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SALT LAKE CITY — Carole Taylor may be 83, but she now has a fifth-degree black belt in karate — an honor she received from Chuck Norris himself.
The Utah woman's passion for martial arts began 15 years ago at the age of 68, when she started taking her 11-year-old granddaughter to lessons.
"I thought: 'Wow, this is mental and physical. This would be a good thing for someone my age to do. ... So I asked the teacher if it would be all right if I joined the class, and so that's why I did it," she recalled.
Taylor learned karate alongside her granddaughter.
"We both got our first-degree black belts at about the same time," she said.
On Saturday, that granddaughter was there to watch Taylor show off her skills in front of dozens at Chuck Norris' annual United Fighting Arts Federation International Training Convention. For her demonstration, Taylor chose to show forms of karate including traditional hand techniques, stances, footwork, targeting, focusing and power.
She performed to the Beach Boys' song "Little Old Lady from Pasadena," because that's where she grew up. Taylor fooled the crowd by using her bow as a cane to hobble onto the center of the mat, prompting laughter and smiles from Norris and the rest of the crowd, a video of the event shows. She then straightened her back and began a display of powerful stances and fierce facial expressions. Taylor received a standing ovation from Norris and many in attendance.
Afterwards, Norris awarded her a fifth-degree black belt — an accomplishment that takes years to reach in the Chuck Norris System.
"I was so excited. I was able to bow to him, turn around, he put (a black gi) on me, I turned back around and bowed, and then he grabbed me and hugged me so hard, he actually pulled me off the ground almost … my one foot went up," Taylor said.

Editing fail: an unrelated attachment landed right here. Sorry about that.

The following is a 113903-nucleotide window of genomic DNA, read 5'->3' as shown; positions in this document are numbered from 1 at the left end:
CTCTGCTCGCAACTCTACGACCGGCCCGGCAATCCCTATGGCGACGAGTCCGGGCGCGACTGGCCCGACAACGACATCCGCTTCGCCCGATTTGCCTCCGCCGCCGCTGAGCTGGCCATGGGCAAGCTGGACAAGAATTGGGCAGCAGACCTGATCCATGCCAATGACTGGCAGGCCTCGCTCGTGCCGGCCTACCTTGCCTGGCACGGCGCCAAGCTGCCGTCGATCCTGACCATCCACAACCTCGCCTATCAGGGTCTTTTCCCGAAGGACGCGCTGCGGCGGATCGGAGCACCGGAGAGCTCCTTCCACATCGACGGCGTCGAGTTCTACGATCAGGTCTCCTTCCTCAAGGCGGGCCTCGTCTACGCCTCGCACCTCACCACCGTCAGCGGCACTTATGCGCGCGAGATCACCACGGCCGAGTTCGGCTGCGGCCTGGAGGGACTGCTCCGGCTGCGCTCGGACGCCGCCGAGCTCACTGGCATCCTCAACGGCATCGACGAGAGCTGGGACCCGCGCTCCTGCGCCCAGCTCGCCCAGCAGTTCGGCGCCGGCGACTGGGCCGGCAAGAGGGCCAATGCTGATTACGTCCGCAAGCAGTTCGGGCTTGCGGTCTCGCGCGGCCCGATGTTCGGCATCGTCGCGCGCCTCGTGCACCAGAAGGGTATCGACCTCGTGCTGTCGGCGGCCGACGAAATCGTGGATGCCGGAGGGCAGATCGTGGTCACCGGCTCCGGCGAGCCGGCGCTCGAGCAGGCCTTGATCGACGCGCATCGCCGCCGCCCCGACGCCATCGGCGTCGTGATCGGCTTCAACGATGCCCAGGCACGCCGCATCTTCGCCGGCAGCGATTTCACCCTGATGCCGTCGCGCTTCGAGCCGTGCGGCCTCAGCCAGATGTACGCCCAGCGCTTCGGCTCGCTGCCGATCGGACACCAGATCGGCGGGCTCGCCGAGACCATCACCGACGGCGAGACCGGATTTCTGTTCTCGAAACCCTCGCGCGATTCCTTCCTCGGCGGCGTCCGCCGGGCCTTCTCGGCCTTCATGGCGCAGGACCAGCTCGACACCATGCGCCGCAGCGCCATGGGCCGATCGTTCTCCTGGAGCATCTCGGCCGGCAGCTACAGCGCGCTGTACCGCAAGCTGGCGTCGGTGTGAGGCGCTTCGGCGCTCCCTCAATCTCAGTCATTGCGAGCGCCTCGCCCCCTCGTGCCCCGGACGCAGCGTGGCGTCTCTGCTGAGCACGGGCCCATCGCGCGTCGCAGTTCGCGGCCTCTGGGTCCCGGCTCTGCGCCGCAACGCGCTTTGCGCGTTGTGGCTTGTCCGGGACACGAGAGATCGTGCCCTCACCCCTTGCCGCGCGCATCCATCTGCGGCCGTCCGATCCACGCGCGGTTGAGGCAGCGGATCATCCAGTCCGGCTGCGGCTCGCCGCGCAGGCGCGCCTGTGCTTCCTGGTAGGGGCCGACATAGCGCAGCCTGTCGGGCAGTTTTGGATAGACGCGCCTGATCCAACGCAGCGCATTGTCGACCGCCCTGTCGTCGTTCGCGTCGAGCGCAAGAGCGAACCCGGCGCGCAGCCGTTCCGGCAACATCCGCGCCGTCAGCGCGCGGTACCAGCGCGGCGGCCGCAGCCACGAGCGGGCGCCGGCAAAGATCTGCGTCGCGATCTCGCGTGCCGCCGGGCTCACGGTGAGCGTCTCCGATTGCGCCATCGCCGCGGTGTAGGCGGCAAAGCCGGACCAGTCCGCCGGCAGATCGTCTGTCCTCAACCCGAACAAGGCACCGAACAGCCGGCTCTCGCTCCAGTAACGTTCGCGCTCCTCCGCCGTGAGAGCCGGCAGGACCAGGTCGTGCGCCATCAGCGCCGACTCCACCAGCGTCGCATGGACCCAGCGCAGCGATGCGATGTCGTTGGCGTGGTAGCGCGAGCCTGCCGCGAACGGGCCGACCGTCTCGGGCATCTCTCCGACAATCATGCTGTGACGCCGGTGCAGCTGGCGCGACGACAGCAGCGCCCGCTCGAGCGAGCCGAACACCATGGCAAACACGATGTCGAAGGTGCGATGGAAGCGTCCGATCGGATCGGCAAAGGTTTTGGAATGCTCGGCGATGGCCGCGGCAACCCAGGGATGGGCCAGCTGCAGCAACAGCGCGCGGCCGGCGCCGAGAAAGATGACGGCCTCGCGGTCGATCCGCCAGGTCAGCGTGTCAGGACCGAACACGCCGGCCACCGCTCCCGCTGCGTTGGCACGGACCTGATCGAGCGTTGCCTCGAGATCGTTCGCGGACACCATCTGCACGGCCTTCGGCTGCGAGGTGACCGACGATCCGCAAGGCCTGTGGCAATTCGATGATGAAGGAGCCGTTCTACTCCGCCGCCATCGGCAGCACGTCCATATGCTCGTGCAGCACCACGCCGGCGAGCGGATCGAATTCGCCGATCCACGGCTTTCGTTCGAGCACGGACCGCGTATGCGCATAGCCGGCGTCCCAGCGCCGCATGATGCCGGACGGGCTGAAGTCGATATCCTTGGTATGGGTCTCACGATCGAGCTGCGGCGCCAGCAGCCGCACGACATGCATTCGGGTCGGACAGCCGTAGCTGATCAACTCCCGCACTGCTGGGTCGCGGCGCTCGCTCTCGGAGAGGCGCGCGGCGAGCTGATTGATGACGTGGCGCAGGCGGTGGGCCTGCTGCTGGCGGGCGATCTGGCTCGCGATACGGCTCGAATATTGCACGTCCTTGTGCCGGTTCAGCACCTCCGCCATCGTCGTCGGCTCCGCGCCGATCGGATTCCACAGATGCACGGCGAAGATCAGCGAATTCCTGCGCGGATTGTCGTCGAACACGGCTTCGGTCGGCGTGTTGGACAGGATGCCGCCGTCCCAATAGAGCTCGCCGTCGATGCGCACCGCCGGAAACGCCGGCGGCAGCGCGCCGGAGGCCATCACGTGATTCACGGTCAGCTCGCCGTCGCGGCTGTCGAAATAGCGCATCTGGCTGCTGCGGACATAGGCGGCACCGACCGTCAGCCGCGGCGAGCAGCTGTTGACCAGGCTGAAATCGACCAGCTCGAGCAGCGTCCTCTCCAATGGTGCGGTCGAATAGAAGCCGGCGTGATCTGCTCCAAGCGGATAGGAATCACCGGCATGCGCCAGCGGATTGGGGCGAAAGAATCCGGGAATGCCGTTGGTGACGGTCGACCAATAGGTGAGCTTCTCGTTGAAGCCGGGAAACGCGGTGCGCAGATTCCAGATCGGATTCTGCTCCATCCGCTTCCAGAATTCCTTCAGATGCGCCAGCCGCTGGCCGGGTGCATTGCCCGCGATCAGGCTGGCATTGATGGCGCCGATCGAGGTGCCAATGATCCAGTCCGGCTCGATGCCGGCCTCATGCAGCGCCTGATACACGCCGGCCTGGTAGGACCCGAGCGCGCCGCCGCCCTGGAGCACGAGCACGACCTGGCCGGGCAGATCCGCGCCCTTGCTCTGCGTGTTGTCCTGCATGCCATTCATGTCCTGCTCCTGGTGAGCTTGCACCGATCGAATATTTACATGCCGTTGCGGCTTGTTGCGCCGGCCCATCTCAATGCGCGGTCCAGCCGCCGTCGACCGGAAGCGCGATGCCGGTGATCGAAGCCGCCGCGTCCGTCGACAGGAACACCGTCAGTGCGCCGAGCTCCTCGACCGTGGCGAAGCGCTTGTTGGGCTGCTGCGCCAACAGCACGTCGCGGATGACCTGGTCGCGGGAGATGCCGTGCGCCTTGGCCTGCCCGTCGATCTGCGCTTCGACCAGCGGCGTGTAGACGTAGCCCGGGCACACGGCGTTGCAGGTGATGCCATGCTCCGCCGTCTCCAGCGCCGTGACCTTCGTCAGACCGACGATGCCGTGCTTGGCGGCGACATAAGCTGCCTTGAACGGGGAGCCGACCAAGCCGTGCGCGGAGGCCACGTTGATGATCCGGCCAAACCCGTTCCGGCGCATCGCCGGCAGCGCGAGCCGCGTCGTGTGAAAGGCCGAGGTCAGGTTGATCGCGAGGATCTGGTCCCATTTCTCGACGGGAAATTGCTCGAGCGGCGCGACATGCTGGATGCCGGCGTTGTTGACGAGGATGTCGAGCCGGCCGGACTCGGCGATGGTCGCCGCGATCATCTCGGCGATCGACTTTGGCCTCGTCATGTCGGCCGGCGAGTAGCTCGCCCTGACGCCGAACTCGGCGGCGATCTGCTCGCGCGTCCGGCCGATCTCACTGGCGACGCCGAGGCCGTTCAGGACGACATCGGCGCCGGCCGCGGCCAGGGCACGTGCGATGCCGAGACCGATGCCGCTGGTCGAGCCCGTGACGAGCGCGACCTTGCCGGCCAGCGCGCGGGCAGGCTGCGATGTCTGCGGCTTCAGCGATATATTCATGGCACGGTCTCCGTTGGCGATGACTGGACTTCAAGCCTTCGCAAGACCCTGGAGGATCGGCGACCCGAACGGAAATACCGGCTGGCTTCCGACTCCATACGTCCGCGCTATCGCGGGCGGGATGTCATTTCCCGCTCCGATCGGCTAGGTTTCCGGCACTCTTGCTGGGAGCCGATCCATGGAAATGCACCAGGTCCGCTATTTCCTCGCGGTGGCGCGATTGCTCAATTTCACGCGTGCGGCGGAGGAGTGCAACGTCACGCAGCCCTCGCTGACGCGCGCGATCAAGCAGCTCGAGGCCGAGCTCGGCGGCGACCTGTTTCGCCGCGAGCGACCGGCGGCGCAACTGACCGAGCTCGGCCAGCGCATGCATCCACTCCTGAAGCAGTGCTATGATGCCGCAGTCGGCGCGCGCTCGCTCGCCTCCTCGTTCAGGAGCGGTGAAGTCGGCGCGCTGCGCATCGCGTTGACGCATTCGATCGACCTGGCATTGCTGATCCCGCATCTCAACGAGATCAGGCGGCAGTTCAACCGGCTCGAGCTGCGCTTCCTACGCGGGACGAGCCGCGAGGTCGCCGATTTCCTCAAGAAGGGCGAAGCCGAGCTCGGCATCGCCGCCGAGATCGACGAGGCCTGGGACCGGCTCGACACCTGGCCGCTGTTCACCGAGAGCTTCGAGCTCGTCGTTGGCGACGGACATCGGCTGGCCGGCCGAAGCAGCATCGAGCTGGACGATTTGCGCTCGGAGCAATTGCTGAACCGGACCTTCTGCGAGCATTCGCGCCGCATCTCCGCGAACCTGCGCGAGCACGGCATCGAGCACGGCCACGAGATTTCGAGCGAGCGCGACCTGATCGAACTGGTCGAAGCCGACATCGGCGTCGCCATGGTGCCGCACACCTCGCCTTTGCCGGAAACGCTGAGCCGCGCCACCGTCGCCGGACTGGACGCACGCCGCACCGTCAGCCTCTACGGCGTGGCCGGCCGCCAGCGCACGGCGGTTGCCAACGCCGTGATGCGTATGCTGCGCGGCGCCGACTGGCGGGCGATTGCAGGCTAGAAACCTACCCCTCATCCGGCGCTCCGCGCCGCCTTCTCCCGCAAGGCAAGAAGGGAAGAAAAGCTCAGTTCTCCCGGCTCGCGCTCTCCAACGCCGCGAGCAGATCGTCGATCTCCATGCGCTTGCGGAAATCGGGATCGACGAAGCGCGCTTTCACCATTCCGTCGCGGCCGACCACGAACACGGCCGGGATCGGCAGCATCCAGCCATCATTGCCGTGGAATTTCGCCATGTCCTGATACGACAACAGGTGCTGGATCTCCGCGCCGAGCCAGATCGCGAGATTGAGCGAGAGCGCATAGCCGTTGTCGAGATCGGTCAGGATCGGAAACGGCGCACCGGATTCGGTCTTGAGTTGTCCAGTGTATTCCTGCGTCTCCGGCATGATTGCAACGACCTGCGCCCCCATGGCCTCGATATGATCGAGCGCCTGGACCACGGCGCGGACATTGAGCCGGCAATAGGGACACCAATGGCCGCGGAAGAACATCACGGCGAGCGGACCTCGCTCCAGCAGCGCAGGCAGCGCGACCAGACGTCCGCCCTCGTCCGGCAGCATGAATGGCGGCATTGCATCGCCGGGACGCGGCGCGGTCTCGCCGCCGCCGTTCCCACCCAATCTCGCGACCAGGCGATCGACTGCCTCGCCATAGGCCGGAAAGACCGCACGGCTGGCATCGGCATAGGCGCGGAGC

A gi is a traditional karate uniform. When someone reaches the fifth degree, their white top gets replaced with a black top, she explained.
"(Norris) was so kind, and he's 81, and he made some comments about that he had not been exercising all that much recently and that I had inspired him to go back and to begin to train again, and that made me feel very, very good," Taylor said.
The Layton woman also teaches karate at the dojo where she learned it. During the pandemic, she taught a student from the class at her own home because they had to social distance. Taylor had the student come to her house every day and they practiced on the patio outside, according to her daughter, Lacey Owens.
"It helps her mind to stay calm, to be able to focus on all the forms they have to learn, and that really has kept her brain fresh, I would say. It helps her to remember things, to memorize things," Owens said. "The dedication has given her something to keep going after every day."
Karate isn't the first talent Taylor has developed. She is also an actress who has appeared in plays and films, an artist and a calligrapher.
But karate has been another life experience Taylor is grateful to have found.
"It's just one of those things that makes for a more full life for me, and I absolutely love it, and it makes me feel strong, and it makes me feel confident, and it makes me feel as though I'm able to continue to learn," she said.
When the pandemic kept her home, Owens said karate gave her mother "some purpose in such a crazy time. And now, she can't test again for five years if she wants to go for her sixth degree, but she said to me, 'Why not? Why not? Might as well keep trying.'"
Owens said that she and the rest of Taylor's family are very proud of her.
"My mom's just been through a lot. She's had a lot of things thrown her way, and she's just always found the light in everything and kept on pushing, and just inspiring other people with her love and her kindness, and everybody that meets her is impacted by her light. And I am extremely grateful to be her daughter," Owens said.